Go to http://www.mag-x.com/scoop/camry0106/06.jpg

    ,and take a look for yourself.... Have a great day...

    sunshine60105! :)
  • sunshine60105sunshine60105 Member Posts: 129
    I agree with you with everything, as long as you take care of your Camry ;then, you shouldn't have
    any problems with it.. If you take care of your Camry ;then, the Camry will be good to you. :)

    I have a 94 Camry,and haven't had a bit of trouble with it... I get it's oil changed
    when needed to ,and e.t.c.,and haven't had a bit of trouble with it.I love my Camry,and I want another :)
  • sunshine60105sunshine60105 Member Posts: 129
    LOL ;)
  • armtdmarmtdm Member Posts: 2,057
    Like Consumer reports that base their opinions on whether a new model will be of high quality you assume that since Toyota has made great Camrys for years that this will continue. Nothing else to base it on. Personally, your 94, IMHO, is a much better built car for long term durability and reilability then anything built after 97. The new Camry's will not come close to that. Hope I am wrong but Toyota is cheapening the cars to sell more in the future.
  • wilcoxwilcox Member Posts: 582
    Like armtdm mentioned, I wonder about future Camrys. They (toyota) created high standards...can they keep it up.? They got to the top of the mountain...but what goes up must come down. Look what happened to Cadillac.

    We once had a great '88 Taurus Wagon and it got wrecked. We went and got another...a '93...it turned out to be a lesser car even though it had more bells and whistles...sometimes you just never know until you go find out.

  • mrdetailermrdetailer Member Posts: 1,118
    albie6. Since struts have their own springs they may still ride fairly well when worn out. A mechanic has to raise up the car and examine the struts themselves for leakage.
  • sunshine60105sunshine60105 Member Posts: 129
    What year is your Camry? :)
  • mrdetailermrdetailer Member Posts: 1,118
    I was responding to albie6, post #180. His car is a 99.

    I personally put performance KYB gas struts on my 1991. I'm sure part of it is the new product, but I sure like the ride. They absorb well, but are nice and firm on turns.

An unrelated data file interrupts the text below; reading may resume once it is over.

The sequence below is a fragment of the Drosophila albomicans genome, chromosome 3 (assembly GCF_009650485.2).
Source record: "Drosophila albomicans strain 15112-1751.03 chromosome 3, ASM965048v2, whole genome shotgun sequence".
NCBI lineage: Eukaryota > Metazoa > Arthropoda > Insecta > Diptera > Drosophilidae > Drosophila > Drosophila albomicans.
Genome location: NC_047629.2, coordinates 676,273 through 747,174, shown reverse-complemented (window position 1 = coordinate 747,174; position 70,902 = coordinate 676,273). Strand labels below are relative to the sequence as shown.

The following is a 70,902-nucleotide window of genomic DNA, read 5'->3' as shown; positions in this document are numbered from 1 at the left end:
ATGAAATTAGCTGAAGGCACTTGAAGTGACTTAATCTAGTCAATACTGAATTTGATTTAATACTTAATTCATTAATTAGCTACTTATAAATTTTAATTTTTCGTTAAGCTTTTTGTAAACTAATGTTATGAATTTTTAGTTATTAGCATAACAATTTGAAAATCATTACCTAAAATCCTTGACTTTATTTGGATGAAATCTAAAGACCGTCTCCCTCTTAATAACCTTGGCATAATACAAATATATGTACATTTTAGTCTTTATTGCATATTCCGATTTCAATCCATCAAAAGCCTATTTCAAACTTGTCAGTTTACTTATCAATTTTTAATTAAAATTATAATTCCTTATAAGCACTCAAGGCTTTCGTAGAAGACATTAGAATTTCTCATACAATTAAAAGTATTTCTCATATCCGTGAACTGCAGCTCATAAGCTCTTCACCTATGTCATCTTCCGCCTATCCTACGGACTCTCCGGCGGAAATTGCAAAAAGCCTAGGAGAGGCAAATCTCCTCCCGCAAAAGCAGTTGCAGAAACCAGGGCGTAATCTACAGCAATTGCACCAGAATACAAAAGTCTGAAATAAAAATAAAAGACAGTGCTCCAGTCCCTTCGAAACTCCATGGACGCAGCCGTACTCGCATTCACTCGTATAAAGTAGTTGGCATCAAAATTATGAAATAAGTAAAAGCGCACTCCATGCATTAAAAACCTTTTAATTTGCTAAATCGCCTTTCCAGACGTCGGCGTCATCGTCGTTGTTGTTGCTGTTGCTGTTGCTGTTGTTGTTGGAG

When Struts and shocks wear is more a matter of shock use, not necessarily miles. According to my mechanic leakage, not ride is the real indicator for a strut. The bounce test doesn't work because they have the extra spring inside them.
  • ecnirp1ecnirp1 Member Posts: 13
    Looking for a replacement battery for my 96 camry DX. Any suggestions Good or bad?
  • fivespeedfivespeed Member Posts: 42
    has some kind o special on battery now....$59.95* plus exchange and taxes.

    * Installation extra
    (some special, eh?)
  • jodar96jodar96 Member Posts: 400
    I just replaced the pads on my V-6 Camry with bendix pads.In the past, I have had good luck with bendix. With bendix life time warranty, you pay for the pads once. With Toyota pads, you have to buy them every time.

    A little hint when removing stuck rotors, There are two small threaded holes on the rotor. If the rotors do not come off after you pull them, put a right size bolt (I don't know what right size is since I did it by trying different sizes) in the hole and tighten. When the bolt bottoms out it pushes the rotor and separates it from the hub.
  • armtdmarmtdm Member Posts: 2,057
    Yep. much cheaper, my experiece though is that they squeak, squeal, rattle and generally wear out quicker!
  • edwardh5edwardh5 Member Posts: 130
    88000 miles and still on factory front pads.
    I will buy factory again
  • weathermanbob1weathermanbob1 Member Posts: 17
    I agree! Have a great day Bob
  • jinsongliujinsongliu Member Posts: 18
    I lost the maintenance menu for my 99 4 cylinder Camry. anybody know what is the recommended mileage to change the timing belt? and the recommended mileages to change the oil for my 01 Sienna is 5000 miles, can I apply it to my 99 Camry ( I am currently doing 3000 miles ) ?
  • 210delray210delray Member Posts: 4,721
    Toyota uses the same maintenance manual (but of course not owners manuals) for all of its vehicle lines. And I don't think there's much, if any, difference between the 1999 model and 2001 model maintenance recommendations. Therefore, you can use the 2001 recommendations for the 1999 Camry. Timing belt replacement isn't needed till 90,000 miles.

    However, 3000-mile oil changes might be a good idea for BOTH of your vehicles, in light of the alleged oil sludge problem, and if your vehicles meet the severe service conditions.
  • edwardh5edwardh5 Member Posts: 130
    are there any larger than OE oil filters for the Camry 4 cyl?
    There is plenty of room for a bigger filter.
  • jodar96jodar96 Member Posts: 400
    The Bendix pads have been on the car for some 1500 miles now. There are no rattles or squeaks. As I said, with Toyota pads you pay every time, with Bendix you never pay again.

    I had Bendix on all my cars, truck, and vans. They never wore premature and did not squeal either. Both pads were about $35.

    One thing I have noticed is that I have less brake dust on the alloys than I did with the OEM pads.
  • blabla1blabla1 Member Posts: 3
    I have 1996 Camry and airbag alert showed (light on
    the dashboard) up. Dealer took ~$120 and told me that
    chip needs to replaced. Total cost would be $430.

    What are my options? Where is this chip located? Is there
    anyway to reset/replace ?

  • armtdmarmtdm Member Posts: 2,057
    Well, it broke again, motor whirrs but nothing happens. this broke about 4 years ago and this time I am wondering how big a job to replace it (dealer did it previously) . Dealer is about $100 if I recall.

    So, what are the procedures to replace the cable.

This discussion has been closed.